April 9, 2018, was John Bolton’s first day on the job as National Security Advisor (NSA) facing among other things, Syria’s (Russia supported) chemical-weapons attack against its own people (Douma, east of Damascus), and what to do about it. As a retired, 77-year-old, 30 year – Marine sergeant major, Vietnam combat veteran, I have a few things to say in regards to the Bolton selection.
Talk about being “shocked”: When I first heard that President Trump had replaced his National Security Advisor (NSA), Lt. General H. R. McMaster, with former UN Ambassador John Bolton, I felt overwhelmed with shock and grief.
Yes, Trump can choose anyone he wants as NSA, but at times like these and with what faces the nation (Middle East, North Korea, China, Russia, Syria, Afghanistan, etc.), we need competent leadership and capable governance at home and abroad. Also, the NSA position needs stability and permanence. In Trump’s 14 months, this is the third NSA: (1) Lt. General Michael Flynn; and (2) Lt. General H. R. McMaster.
Bolton has been around for several decades. He is a neo-conservative, interventionist, regime changer, war hawk, WMD-Iraq-Iran War(s)-advocate, UN denier of long standing. He has been a regular FOX-News contributor and extreme supporter of Trump. (Supposedly, Trump likes his “television persona” and support of his policies on FOX-News, and other Conservative outlets.)
Just who is John Bolton? Well, Bolton is 69-years-old, born in Baltimore, Maryland. He attended Yale University, earning a B.A., graduating summa cum laude in 1970. Thereafter, Bolton earned a J.D. at Yale Law School, in 1974. At Yale, Bolton was a contemporary of such political figures as Clarence Thomas, Bill and Hillary Clinton, among illustrious others.
Among Bolton’s many (early) political jobs, appointments and positions were: (1) Summer intern for Vice President Spiro Agnew (1972); (2) protégé of conservative North Carolina Senator Jesse Helms; (3) assistant attorney general (DOJ) opposing financial reparation to Japanese-Americans held in WWII – era internment camps; (4) participant in the Iran-Contra affair; and (5) subject of an article in The Economist, which called him “the most controversial ambassador ever sent by America to the United Nations.”
Recently, notwithstanding his past actions and comments, Bolton was in the news pushing back against Russian involvement in the recent presidential election. He feels that the CIA might have “fabricated” this ongoing investigation to tarnish the election of Trump.
Over the years, Bolton has been accused of being a “bully, serial abuser, doing bad things to good people … quintessential kiss-up, kick-down sort of guy.” Many contemporaries and peers say that Bolton creates chaos and disruption in the workplace.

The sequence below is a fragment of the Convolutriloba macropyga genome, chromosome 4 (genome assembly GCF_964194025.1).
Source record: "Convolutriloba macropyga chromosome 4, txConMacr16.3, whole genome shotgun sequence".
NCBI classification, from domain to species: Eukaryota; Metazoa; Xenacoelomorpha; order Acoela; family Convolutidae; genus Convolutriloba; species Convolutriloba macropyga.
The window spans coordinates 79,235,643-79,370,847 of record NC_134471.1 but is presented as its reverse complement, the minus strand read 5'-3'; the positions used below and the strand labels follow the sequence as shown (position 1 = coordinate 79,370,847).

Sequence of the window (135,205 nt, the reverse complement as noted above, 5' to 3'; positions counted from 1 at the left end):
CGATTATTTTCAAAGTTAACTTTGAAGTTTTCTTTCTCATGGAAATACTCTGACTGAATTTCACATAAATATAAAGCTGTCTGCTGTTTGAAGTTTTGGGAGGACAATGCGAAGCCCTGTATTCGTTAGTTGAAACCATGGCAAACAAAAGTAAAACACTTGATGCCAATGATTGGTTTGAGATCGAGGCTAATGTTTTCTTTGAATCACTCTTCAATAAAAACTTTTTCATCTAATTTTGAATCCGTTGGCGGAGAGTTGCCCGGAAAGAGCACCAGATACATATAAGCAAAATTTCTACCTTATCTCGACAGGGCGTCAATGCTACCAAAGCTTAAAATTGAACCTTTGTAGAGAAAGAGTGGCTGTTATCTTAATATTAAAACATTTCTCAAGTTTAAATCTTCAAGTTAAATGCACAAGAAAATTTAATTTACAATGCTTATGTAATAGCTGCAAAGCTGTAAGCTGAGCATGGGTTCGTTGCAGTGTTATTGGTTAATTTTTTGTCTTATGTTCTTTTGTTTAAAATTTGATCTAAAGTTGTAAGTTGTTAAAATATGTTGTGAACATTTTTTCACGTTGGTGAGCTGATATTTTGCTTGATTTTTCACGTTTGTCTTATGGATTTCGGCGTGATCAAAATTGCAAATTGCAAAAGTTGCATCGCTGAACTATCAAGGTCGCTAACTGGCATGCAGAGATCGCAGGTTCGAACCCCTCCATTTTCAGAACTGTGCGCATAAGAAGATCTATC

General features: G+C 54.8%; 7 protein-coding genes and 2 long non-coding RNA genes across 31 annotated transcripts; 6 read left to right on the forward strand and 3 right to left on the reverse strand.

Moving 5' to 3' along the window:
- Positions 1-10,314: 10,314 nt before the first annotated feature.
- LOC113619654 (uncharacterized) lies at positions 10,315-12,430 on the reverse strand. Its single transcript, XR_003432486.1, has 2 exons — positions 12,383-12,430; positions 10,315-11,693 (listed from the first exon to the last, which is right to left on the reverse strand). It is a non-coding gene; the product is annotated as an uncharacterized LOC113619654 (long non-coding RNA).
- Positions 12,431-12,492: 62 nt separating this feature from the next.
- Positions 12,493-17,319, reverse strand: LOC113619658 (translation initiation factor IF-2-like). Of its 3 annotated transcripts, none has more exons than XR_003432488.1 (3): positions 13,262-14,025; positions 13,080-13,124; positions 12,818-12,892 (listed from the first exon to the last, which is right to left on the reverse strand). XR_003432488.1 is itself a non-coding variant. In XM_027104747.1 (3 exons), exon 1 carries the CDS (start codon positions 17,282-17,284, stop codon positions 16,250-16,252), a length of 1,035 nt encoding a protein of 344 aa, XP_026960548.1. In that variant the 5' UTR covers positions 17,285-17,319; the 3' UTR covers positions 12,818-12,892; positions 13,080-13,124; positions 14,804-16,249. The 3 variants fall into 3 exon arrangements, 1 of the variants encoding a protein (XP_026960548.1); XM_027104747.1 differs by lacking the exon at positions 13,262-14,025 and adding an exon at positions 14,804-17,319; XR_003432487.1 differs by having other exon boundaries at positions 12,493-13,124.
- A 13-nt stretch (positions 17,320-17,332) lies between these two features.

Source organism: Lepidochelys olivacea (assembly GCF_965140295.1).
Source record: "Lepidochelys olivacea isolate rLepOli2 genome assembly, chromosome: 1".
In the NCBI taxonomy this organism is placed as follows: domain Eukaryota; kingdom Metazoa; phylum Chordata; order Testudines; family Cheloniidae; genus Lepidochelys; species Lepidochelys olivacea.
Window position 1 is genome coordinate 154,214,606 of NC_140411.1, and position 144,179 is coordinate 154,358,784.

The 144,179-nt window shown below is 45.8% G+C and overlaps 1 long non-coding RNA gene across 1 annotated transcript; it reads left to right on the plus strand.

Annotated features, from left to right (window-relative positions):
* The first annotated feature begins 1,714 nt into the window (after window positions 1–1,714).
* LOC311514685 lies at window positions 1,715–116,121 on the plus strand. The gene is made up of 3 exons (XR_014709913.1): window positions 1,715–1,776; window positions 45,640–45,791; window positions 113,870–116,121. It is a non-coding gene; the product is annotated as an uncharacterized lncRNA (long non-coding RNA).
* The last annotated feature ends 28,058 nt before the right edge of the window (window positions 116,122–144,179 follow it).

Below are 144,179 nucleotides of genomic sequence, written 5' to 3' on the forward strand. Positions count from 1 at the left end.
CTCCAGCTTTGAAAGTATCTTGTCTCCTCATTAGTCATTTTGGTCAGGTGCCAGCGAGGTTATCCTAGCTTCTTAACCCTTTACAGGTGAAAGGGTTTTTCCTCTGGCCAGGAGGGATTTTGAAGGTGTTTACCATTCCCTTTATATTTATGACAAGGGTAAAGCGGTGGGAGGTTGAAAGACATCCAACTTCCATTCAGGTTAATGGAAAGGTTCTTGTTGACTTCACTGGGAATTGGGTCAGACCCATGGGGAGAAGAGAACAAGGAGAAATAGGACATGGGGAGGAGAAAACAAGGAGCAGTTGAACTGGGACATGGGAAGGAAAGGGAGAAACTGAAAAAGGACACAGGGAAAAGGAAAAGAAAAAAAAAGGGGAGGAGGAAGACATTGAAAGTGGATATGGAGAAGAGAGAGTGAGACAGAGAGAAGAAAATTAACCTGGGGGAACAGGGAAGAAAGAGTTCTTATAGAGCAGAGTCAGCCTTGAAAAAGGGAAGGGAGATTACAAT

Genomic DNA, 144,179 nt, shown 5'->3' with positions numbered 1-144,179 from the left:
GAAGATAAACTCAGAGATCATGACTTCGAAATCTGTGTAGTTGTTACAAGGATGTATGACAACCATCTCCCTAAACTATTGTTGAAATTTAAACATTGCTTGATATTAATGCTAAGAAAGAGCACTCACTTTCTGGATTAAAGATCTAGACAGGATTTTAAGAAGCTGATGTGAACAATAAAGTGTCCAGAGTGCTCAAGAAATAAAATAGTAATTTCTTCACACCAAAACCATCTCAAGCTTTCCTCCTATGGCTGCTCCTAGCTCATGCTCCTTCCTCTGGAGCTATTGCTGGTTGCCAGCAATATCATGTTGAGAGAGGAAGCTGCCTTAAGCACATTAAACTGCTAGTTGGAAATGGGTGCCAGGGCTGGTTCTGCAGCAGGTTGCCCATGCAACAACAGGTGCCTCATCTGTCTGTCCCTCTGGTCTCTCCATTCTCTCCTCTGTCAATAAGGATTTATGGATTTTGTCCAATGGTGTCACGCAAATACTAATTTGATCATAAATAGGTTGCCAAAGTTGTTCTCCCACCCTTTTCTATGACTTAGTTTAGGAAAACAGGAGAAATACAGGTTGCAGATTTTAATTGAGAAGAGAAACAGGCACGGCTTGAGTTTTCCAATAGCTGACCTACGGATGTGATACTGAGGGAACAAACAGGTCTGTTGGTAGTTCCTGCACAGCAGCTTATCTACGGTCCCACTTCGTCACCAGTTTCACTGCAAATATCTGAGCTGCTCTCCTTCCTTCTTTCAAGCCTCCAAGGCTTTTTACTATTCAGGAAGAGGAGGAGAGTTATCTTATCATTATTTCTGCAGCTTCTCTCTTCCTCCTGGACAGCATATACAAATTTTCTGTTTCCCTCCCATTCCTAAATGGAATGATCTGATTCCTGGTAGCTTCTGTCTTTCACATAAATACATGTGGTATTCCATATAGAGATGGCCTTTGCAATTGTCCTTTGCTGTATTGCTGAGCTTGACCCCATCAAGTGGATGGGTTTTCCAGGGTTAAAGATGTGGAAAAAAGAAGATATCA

His abrasive personality and confrontational leadership style will cause more harm and damage than good and positive things to occur on his watch. In the past, Bolton’s critics strongly suspected him of gathering information to use against others, seniors and subordinates, who may have disagreed with him over various intelligence and foreign policy issues. And, it is alleged by some that former Secretary of State Colin Powell was once among Bolton’s “inquiries.”
Bolton was so controversial in his political views that a Republican-majority Senate would not confirm him as UN Ambassador. Eventually, President George W. Bush had to make a “recess appointment,” which allowed Bolton to hold the job on a temporary basis for 17 months (August 2005 – December 2006), without Senate confirmation.
Among Bolton’s many “controversial” comments and writings in recent years:
• “The Legal Case for Striking North Korea First,” Wall Street Journal (February 28, 2018)
• “Iran Nuclear Deal Exit Strategy,” National Review (August 28, 2017)
• “To Stop Iran’s Bomb, Bomb Iran,” New York Times (March 26, 2015)
Moreover, there are Bolton’s personal connections and professional relationships that some find vexing and disturbing such as: Steve Bannon, the Mercer family, and Cambridge Analytica. (OMG! What could possibly go wrong?)
In my humble opinion, Bolton is not the “right” NSA for this political season. As a nation, we can do much better. What confronts us, nationally and internationally, demands that we give this challenging job and indefatigable task to the very best and brightest and balanced that our great nation has to offer. To not do so would be borderline deleterious and profoundly myopic.
John L. Horton resides in Norfolk and is a frequent contributor to this newspaper.
By John L. Horton
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